Playing the prime minister

February 24, 2019

More than twenty years later, actor Shakeel reminisces about the interesting anecdotes, controversies and pressures that went into the making of Jinnah

Playing the prime minister

"Few individuals significantly alter the course of history. Fewer still modify the map of the world. Hardly anyone can be credited with creating a nation-state. Mohammad Ali Jinnah did all three." That is how the monumental homage to the Founder of Pakistan, the film Jinnah, opens. Helmed and co-written by Jamil Dehlavi and Akbar S. Ahmed, the biopic released in 1998, celebrated its 20th anniversary recently.

Though the film was meant to have been a tribute (patriotic propaganda if you will) to the struggles and triumph of the country’s first Governor General, it generated controversy even before its principal photography began. The casting of knighted British actor, Christopher Lee (late) and Indian actor, Shashi Kapoor (late) in a pivotal part as the narrator, was denounced collectively. That partition led to violence and it was something that Jinnah regretted was a message that added fuel to fire.

Veteran actor and recipient of the Pride of Performance award, Shakeel Yousaf, played Pakistan’s first Prime Minister, Liaquat Ali Khan in an extended cameo. He recalls the gruelling process of being cast for the part. He was first approached for the role through his agent, Punit, in London, amongst several other actors from Pakistan, UK and India. He was then asked to audio-record a few lines from an excerpt of the script, followed by another audition of sorts that also required him to send across a video-recording, before finally coming on board.

"After I was selected, they sent all my measurements to London, to prepare the wardrobe for the part," Shakeel narrated. "But the sherwani was stitched here, in Karachi, albeit under their close supervision.

"There was a problem when I had to wear lenses [Shakeel has light-coloured eyes]. It wasn’t possible to get cosmetic lenses off the rack in the UK without the doctor’s prescription. It was a hassle, and we finally got hold of someone who agreed to get us two pairs of dark brown lenses from Dubai."

Along with objections on the other members of the cast Shakeel’s selection was also found disagreeable. "They (the makers) felt I had no resemblance whatsoever to Liaquat sahab. However, once the pictures were taken, with the entire costume, I was astounded by the similarity," he remembers. "Jamil and Akbar sahab were both satisfied, but Liaquat sahab’s two sons didn’t approve much of me. The pictures hadn’t been released, so they didn’t know how I looked in-character."

Mostly shot at actual locations, Shakeel and Christopher filmed one of the most impactful scenes in an airplane from Bombay to Karachi, where Jinnah, seated across, taking a sigh of relief yet sorrow, requested Khan to take oath. Moreover, in the scene depicting Quaid and Liaquat roaming through Karachi on a horse-drawn carriage, greeted by enthusiastic patriots, enormous amount of arrangements were made to document the historic parade. 8,000 extras were recruited, including the rangers and the police present to ensure safety, all of whom were made to don traditional kurta-pyjamas and topees (caps).

"The whole area was cordoned off and seats were placed at the footpaths for VIPs, who were invited to watch the shooting," Shakeel reminisces about one of the final days on set. "And among them were Liaquat sahab’s son, Akbar Bhai. When he saw me sitting besides Christopher, in the horse-cart, he walked up to me, crossed the barrier and I stood up. I could see emotions in his eyes. We shook hands; he hugged me and apologised because he thought I looked a lot like his father. Coming from him, it meant a great deal to me. Even when Dina (Wadia) came to Pakistan after the shoot, she approved of Christopher cast as her father."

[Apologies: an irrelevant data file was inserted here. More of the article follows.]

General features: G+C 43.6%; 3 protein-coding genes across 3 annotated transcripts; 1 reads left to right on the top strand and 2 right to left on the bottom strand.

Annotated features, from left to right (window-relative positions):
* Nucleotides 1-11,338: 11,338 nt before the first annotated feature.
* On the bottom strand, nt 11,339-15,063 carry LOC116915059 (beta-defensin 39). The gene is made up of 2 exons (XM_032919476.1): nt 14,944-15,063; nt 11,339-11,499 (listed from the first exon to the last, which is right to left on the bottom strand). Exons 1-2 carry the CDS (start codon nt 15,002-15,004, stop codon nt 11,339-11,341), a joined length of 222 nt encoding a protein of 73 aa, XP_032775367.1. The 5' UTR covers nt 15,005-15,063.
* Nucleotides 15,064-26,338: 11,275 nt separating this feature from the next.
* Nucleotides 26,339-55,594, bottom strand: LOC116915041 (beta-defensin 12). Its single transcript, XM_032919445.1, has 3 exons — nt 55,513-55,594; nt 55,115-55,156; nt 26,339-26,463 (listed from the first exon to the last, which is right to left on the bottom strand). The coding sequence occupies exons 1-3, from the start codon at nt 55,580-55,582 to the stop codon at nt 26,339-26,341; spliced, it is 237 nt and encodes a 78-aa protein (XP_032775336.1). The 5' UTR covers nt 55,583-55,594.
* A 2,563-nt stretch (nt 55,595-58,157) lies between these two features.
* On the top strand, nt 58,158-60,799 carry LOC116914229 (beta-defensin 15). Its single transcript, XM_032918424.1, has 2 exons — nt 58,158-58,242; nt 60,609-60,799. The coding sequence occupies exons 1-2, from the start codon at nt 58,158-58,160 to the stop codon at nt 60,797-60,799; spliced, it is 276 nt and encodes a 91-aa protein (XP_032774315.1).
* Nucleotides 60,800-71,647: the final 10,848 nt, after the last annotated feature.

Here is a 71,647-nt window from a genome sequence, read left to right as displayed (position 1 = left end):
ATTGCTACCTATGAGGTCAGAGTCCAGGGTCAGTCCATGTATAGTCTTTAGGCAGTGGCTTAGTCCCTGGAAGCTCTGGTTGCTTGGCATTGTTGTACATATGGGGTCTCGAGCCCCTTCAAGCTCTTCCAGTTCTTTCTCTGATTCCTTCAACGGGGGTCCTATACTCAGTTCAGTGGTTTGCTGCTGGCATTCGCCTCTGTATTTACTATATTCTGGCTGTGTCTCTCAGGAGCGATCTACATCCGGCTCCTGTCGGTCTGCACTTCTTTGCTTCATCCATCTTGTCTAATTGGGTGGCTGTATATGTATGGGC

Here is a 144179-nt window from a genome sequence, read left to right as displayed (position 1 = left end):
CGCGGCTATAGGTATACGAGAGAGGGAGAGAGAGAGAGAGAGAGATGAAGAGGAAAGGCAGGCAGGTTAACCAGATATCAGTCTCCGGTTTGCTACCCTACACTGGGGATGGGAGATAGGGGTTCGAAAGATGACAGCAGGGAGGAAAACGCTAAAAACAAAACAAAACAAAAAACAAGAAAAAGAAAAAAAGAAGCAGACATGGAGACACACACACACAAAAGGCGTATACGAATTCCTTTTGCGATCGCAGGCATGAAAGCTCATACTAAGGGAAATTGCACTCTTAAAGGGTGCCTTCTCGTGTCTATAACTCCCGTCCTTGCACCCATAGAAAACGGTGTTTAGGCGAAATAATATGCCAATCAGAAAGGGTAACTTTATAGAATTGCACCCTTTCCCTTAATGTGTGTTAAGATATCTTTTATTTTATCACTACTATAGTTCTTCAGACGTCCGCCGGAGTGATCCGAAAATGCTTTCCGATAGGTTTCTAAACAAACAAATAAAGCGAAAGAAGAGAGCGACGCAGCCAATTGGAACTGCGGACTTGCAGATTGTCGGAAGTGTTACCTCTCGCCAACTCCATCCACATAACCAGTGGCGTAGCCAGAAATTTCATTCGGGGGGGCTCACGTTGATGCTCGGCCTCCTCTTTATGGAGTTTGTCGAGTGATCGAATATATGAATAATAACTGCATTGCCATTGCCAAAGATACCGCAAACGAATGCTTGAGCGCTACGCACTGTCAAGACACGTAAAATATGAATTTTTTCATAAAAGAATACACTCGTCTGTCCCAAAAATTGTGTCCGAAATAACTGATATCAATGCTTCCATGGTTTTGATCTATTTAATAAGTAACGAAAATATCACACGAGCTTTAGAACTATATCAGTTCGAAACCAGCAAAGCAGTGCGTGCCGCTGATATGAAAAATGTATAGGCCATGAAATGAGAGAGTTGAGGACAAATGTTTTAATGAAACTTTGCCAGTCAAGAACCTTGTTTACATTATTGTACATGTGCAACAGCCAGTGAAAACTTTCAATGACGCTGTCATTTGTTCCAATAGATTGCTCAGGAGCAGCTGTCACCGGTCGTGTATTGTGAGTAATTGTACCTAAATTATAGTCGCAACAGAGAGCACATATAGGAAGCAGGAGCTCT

Not only was there clamour on the outside, but there was tension on-set as well. Shashi Kapoor, in an interview, had regretted his decision of travelling to this side of the border, whereas Dehlavi and Lee’s publicly known spat had also taken the better of the project. Shakeel, however, shared great camaraderie with the late British actor. He revealed that even though he desired to meet Lee before the film went on-floor, it was actually at the Sindh Club that the two met on the first day of recording and later went together to Pearl Continental, where the crew from London stayed and the makeup-room had been laid out.

"As I walked up to Christopher (on the set), he asked me how I was and, within no time, he made me completely comfortable. We got talking about the quail cooking there, the ambience, which he felt was a lot like back home. Later, I was told that he had inquired about me and was briefed about my career in Pakistan," Shakeel observed. "Working with Christopher was a treat, especially with the reservations that the team had otherwise."

"Prior to this film, very many half-baked attempts were made to make a film on the Quaid. In fact, there was another film before this that I was supposed to be a part of, started by late Aftab Ahmed of PTV, in collaboration with an Arab production company. But it got shelved. There was another American gentleman, Professor Robert Todd, who met at a function in the US. He was a die-hard fan of Quaid, and after retirement wanted to document his life," revealed Shakeel, on a parting note. "Even with Jinnah, there was a lot of pressure on the writer, to show one aspect and not the other, there was criticism coming from left, right and centre, there were financial problems as well, a lot of fundraisers were arranged, but at last, it was just made with a lot of heart."

Playing the prime minister